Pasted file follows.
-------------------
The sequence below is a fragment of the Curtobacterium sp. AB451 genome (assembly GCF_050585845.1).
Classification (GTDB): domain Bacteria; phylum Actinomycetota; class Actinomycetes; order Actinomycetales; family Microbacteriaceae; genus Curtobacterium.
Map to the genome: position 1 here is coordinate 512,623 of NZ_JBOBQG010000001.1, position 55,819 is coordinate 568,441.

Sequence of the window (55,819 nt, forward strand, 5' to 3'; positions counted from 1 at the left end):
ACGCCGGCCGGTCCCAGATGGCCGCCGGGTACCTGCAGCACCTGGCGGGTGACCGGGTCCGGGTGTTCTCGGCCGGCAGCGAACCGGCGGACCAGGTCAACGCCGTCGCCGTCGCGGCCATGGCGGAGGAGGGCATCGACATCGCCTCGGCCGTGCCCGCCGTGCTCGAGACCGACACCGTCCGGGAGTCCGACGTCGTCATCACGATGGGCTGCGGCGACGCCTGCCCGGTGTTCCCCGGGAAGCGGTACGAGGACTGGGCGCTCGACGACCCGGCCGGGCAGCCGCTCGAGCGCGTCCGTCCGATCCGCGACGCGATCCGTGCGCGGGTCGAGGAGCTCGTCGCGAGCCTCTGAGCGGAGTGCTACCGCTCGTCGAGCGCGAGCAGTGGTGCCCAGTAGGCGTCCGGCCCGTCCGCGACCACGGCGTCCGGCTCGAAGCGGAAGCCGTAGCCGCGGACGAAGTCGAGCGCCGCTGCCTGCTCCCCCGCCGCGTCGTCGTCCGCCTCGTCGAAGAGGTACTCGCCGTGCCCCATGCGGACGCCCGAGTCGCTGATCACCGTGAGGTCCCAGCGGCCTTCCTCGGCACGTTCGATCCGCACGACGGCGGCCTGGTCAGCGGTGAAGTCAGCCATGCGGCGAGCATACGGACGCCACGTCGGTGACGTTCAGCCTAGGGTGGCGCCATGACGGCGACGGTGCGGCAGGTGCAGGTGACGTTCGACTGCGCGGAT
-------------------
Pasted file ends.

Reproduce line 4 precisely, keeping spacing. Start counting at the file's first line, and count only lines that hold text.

Sequence of the window (55,819 nt, forward strand, 5' to 3'; positions counted from 1 at the left end):